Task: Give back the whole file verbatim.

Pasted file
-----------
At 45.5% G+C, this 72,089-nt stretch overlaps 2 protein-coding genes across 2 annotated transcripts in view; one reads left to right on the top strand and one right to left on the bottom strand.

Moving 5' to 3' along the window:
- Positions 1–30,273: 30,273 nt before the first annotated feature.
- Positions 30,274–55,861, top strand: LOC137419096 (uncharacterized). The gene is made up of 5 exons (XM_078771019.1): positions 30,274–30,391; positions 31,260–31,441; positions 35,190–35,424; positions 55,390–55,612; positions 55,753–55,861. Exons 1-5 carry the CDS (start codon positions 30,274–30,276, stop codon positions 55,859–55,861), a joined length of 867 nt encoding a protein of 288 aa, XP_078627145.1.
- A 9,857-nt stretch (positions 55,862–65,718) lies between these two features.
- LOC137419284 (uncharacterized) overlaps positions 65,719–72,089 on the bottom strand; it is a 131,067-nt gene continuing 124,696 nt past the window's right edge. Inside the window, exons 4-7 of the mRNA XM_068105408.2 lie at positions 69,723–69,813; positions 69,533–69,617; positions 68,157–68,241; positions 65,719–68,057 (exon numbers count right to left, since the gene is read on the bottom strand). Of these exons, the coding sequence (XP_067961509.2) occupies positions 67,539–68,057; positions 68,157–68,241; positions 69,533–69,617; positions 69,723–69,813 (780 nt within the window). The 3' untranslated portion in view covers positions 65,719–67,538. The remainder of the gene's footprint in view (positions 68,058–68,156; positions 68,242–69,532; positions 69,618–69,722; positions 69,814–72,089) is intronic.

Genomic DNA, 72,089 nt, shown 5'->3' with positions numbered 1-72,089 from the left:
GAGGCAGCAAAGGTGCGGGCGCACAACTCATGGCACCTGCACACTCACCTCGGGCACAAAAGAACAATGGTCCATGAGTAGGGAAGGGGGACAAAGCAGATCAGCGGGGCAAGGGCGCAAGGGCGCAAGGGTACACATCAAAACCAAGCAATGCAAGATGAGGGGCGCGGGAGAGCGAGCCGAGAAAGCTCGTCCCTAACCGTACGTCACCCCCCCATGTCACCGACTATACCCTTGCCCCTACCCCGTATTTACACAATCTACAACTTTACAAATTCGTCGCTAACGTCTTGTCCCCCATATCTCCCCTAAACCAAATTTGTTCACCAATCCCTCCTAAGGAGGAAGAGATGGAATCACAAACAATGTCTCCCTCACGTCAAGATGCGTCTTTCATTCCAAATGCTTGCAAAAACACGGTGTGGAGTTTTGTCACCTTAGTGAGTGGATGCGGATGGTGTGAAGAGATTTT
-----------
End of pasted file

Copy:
At 45.5% G+C, this 72,089-nt stretch overlaps 2 protein-coding genes across 2 annotated transcripts in view; one reads left to right on the top strand and one right to left on the bottom strand.

Moving 5' to 3' along the window:
- Positions 1–30,273: 30,273 nt before the first annotated feature.
- Positions 30,274–55,861, top strand: LOC137419096 (uncharacterized). The gene is made up of 5 exons (XM_078771019.1): positions 30,274–30,391; positions 31,260–31,441; positions 35,190–35,424; positions 55,390–55,612; positions 55,753–55,861. Exons 1-5 carry the CDS (start codon positions 30,274–30,276, stop codon positions 55,859–55,861), a joined length of 867 nt encoding a protein of 288 aa, XP_078627145.1.
- A 9,857-nt stretch (positions 55,862–65,718) lies between these two features.
- LOC137419284 (uncharacterized) overlaps positions 65,719–72,089 on the bottom strand; it is a 131,067-nt gene continuing 124,696 nt past the window's right edge. Inside the window, exons 4-7 of the mRNA XM_068105408.2 lie at positions 69,723–69,813; positions 69,533–69,617; positions 68,157–68,241; positions 65,719–68,057 (exon numbers count right to left, since the gene is read on the bottom strand). Of these exons, the coding sequence (XP_067961509.2) occupies positions 67,539–68,057; positions 68,157–68,241; positions 69,533–69,617; positions 69,723–69,813 (780 nt within the window). The 3' untranslated portion in view covers positions 65,719–67,538. The remainder of the gene's footprint in view (positions 68,058–68,156; positions 68,242–69,532; positions 69,618–69,722; positions 69,814–72,089) is intronic.

Genomic DNA, 72,089 nt, shown 5'->3' with positions numbered 1-72,089 from the left:
GAGGCAGCAAAGGTGCGGGCGCACAACTCATGGCACCTGCACACTCACCTCGGGCACAAAAGAACAATGGTCCATGAGTAGGGAAGGGGGACAAAGCAGATCAGCGGGGCAAGGGCGCAAGGGCGCAAGGGTACACATCAAAACCAAGCAATGCAAGATGAGGGGCGCGGGAGAGCGAGCCGAGAAAGCTCGTCCCTAACCGTACGTCACCCCCCCATGTCACCGACTATACCCTTGCCCCTACCCCGTATTTACACAATCTACAACTTTACAAATTCGTCGCTAACGTCTTGTCCCCCATATCTCCCCTAAACCAAATTTGTTCACCAATCCCTCCTAAGGAGGAAGAGATGGAATCACAAACAATGTCTCCCTCACGTCAAGATGCGTCTTTCATTCCAAATGCTTGCAAAAACACGGTGTGGAGTTTTGTCACCTTAGTGAGTGGATGCGGATGGTGTGAAGAGATTTT